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Showing posts from August, 2008

Coral Spawning Slicks Take Over South Shore

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We were out surveying coral reefs on Monday and saw many MASSIVE slicks of coral spawn along the South Shore. Each slick was composed of what must have been millions of coral larvae. With the calm winds of the past few days hopefully the larvae will stay around the island and make it back to the reefs where they can start the next generation of coral reefs!

Gone diving - not much time for blogging

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A juvenile Four-eyed Butterfly Fish living on an Oculina coral head.

Sorry for the slow rate of change on the weblog.

We are out doing research dives most days until after 6pm.

Will put out updates as often as possible.

Thanks for reading our blog. More soon!!!

BREAM in the news again

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The BREAM programme was described in the Royal Gazette newspaper today.

Here is the link - here

Many thanks to Amanda Dale for writing a great article about the BREAM programme, and to Chris Burville for taking such sporty photographs!

BREAM: Who we are and What we do

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BREAM

The Bermuda Reef Ecosystem Assessment and Mapping Programme

BREAM represents the marine side of the Bermuda Biodiversity Project (BBP) at the Bermuda Zoological Society (BZS).

The Bermuda Biodiveristy Project is the umbrella name for all research at the BAMZ facility, including projects conducted in conjunction with other organisations. The BBP goals are to initiate and coordinate a comprehensive local and international effort to catalogue all of Bermuda's flora and fauna, forming the basis for the sustainable use of the Island's living resources.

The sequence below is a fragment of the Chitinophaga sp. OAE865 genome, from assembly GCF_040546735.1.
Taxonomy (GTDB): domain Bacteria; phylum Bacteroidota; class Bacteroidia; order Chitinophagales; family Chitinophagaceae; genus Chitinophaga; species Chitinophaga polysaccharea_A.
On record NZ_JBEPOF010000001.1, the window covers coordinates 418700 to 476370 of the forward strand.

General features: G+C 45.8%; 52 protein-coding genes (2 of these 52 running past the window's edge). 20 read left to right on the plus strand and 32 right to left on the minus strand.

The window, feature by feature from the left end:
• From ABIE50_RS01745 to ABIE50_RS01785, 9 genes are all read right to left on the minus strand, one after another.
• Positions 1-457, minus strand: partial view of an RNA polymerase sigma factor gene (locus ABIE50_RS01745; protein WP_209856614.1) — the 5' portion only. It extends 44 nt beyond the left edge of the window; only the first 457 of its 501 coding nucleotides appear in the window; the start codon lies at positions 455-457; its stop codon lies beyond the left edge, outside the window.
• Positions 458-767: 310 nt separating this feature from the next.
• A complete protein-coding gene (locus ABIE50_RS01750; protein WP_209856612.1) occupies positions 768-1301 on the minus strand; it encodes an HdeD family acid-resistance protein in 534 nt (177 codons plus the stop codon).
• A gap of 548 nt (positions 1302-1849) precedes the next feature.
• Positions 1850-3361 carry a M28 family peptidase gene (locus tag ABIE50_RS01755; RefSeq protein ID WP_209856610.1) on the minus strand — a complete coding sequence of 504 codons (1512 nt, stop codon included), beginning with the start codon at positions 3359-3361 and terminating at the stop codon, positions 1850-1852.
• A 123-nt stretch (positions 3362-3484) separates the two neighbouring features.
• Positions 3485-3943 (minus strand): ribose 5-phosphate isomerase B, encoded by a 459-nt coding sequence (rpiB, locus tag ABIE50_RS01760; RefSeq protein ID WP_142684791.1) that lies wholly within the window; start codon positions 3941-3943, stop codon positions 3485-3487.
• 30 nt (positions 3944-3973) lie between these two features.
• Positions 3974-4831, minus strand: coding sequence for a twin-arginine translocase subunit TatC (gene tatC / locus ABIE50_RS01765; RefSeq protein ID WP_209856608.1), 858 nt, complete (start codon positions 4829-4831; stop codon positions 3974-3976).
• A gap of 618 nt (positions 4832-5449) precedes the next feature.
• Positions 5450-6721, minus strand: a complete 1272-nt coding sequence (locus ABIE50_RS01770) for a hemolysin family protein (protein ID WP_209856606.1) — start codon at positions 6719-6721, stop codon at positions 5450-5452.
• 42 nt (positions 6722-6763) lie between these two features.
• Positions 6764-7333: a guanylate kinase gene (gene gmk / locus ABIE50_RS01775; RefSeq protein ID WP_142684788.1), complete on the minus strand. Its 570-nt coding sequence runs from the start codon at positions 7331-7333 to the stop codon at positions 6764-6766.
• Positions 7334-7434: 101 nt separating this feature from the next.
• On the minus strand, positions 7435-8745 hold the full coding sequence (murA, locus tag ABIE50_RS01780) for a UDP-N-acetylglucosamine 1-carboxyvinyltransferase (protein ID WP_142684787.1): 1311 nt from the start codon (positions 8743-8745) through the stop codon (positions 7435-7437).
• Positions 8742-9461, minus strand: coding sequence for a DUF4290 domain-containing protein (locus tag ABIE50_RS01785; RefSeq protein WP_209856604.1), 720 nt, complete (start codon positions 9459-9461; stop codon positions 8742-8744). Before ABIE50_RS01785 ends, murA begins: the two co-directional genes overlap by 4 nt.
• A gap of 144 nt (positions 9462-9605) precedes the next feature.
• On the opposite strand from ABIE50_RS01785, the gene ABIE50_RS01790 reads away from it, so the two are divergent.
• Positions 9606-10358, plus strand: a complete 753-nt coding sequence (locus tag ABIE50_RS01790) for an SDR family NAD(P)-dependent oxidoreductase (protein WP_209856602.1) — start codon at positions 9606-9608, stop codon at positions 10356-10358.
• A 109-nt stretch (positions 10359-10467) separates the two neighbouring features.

The BZS was created to enhance the Bermuda Aquarium, Museum & Zoo for the benefit of Bermuda, its residents and visitors. The Bermuda Government provides continuous support of the physical plant and operational needs, while the BZS, a not-for-profit organisation, supports the development, education and research programmes at BAMZ, and organises special exhibits and activities for the community.

The aims of BREAM are:

A) To suppor…

A bed of nails??? What are we up to now?

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By Brittany Huntington, Doctoral Student, RMSAS Univ. of Miami and BREAM summer graduate intern, funded by ACP

These terracotta tiles imbedded with nails are actually part of a larger experiment we are currently undertaking to explore the impact of herbivorous fishes on the recruitment and settlement success of young corals.

Bermuda is unique in the world for protecting its herbivorous fish communities through a now 30-year-old ban on fish pot. As a result, there are conspicuous bands of large-bodied parrotfishes and surgeonfishes roving over the reef of Bermuda and grazing down the standing macroalgal biomass on the reefs.

While healthy stocks of herbivorous fishes have been hailed as the key to preventing macroalgal phase shifts on coral reefs worldwide, little is known about how healthy, robust populations of the herbivores will impact the survival of young coral recruits.

By manipulating the fish access to our terracotta settlement tiles, we hope to better understand the role of lar…

Clod cards are what??

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By Brittany Huntington, Doctoral Student, RMSAS Univ. of Miami and BREAM summer graduate intern, funded by ACP

What are these? Fossilized marshmallows? White chocolate petite fours? No no…this is real science people!

This abundance of ice cube shaped trapezoids are nicknamed “clod cards”: a simple yet effective way to measure water movement as a proxy for current and flow exposure at underwater sites (developed by Doty et al., 1971).

The mechanism is straight-forward. These plaster of paris ‘clods’ are all identical in composition, shape and size. Each clod should therefore dissolve slowly underwater at a constant rate.

By weighing the dry clod cards before deployment, leaving them underwater for a fixed time period (usually between 24-48 hours) and then collecting them and re-weighing each clod, we can determine the precise weight of plaster of paris lost from each card. Clods losing more weight were exposed to greater water flow than cards exposed to less water flow.

I am a visiting…